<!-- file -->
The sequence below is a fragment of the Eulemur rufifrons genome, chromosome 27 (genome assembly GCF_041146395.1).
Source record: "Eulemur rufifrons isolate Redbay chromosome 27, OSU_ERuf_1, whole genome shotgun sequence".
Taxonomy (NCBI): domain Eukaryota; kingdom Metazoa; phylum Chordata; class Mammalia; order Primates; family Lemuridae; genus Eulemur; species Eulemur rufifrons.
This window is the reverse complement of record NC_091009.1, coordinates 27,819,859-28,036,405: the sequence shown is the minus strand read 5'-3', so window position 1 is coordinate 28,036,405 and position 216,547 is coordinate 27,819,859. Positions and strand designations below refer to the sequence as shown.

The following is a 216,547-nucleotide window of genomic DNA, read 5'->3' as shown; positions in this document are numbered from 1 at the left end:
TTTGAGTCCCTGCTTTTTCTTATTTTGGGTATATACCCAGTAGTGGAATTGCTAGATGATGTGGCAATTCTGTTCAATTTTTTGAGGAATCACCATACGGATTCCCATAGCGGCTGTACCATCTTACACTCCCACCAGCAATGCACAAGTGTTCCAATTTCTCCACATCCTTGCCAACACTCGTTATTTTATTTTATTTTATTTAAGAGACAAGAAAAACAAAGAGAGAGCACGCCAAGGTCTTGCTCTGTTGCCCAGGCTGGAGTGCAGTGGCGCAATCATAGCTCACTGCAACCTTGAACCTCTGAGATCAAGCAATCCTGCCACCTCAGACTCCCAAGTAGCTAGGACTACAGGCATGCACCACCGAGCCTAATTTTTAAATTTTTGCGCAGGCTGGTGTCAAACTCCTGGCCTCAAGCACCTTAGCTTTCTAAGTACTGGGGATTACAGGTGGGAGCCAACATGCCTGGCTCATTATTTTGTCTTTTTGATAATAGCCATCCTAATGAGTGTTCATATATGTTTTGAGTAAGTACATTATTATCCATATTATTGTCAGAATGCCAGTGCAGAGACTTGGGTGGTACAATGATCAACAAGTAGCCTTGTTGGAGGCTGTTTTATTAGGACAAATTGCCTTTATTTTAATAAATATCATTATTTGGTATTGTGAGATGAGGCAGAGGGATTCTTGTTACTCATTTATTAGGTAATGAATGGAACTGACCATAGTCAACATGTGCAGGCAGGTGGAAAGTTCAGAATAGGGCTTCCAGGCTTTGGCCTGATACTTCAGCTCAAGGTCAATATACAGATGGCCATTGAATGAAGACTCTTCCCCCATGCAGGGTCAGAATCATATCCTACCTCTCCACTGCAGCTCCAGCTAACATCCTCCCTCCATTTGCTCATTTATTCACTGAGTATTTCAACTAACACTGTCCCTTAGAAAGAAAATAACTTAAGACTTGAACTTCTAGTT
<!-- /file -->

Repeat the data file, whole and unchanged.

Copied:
The sequence below is a fragment of the Eulemur rufifrons genome, chromosome 27 (genome assembly GCF_041146395.1).
Source record: "Eulemur rufifrons isolate Redbay chromosome 27, OSU_ERuf_1, whole genome shotgun sequence".
Taxonomy (NCBI): domain Eukaryota; kingdom Metazoa; phylum Chordata; class Mammalia; order Primates; family Lemuridae; genus Eulemur; species Eulemur rufifrons.
This window is the reverse complement of record NC_091009.1, coordinates 27,819,859-28,036,405: the sequence shown is the minus strand read 5'-3', so window position 1 is coordinate 28,036,405 and position 216,547 is coordinate 27,819,859. Positions and strand designations below refer to the sequence as shown.

The following is a 216,547-nucleotide window of genomic DNA, read 5'->3' as shown; positions in this document are numbered from 1 at the left end:
TTTGAGTCCCTGCTTTTTCTTATTTTGGGTATATACCCAGTAGTGGAATTGCTAGATGATGTGGCAATTCTGTTCAATTTTTTGAGGAATCACCATACGGATTCCCATAGCGGCTGTACCATCTTACACTCCCACCAGCAATGCACAAGTGTTCCAATTTCTCCACATCCTTGCCAACACTCGTTATTTTATTTTATTTTATTTAAGAGACAAGAAAAACAAAGAGAGAGCACGCCAAGGTCTTGCTCTGTTGCCCAGGCTGGAGTGCAGTGGCGCAATCATAGCTCACTGCAACCTTGAACCTCTGAGATCAAGCAATCCTGCCACCTCAGACTCCCAAGTAGCTAGGACTACAGGCATGCACCACCGAGCCTAATTTTTAAATTTTTGCGCAGGCTGGTGTCAAACTCCTGGCCTCAAGCACCTTAGCTTTCTAAGTACTGGGGATTACAGGTGGGAGCCAACATGCCTGGCTCATTATTTTGTCTTTTTGATAATAGCCATCCTAATGAGTGTTCATATATGTTTTGAGTAAGTACATTATTATCCATATTATTGTCAGAATGCCAGTGCAGAGACTTGGGTGGTACAATGATCAACAAGTAGCCTTGTTGGAGGCTGTTTTATTAGGACAAATTGCCTTTATTTTAATAAATATCATTATTTGGTATTGTGAGATGAGGCAGAGGGATTCTTGTTACTCATTTATTAGGTAATGAATGGAACTGACCATAGTCAACATGTGCAGGCAGGTGGAAAGTTCAGAATAGGGCTTCCAGGCTTTGGCCTGATACTTCAGCTCAAGGTCAATATACAGATGGCCATTGAATGAAGACTCTTCCCCCATGCAGGGTCAGAATCATATCCTACCTCTCCACTGCAGCTCCAGCTAACATCCTCCCTCCATTTGCTCATTTATTCACTGAGTATTTCAACTAACACTGTCCCTTAGAAAGAAAATAACTTAAGACTTGAACTTCTAGTT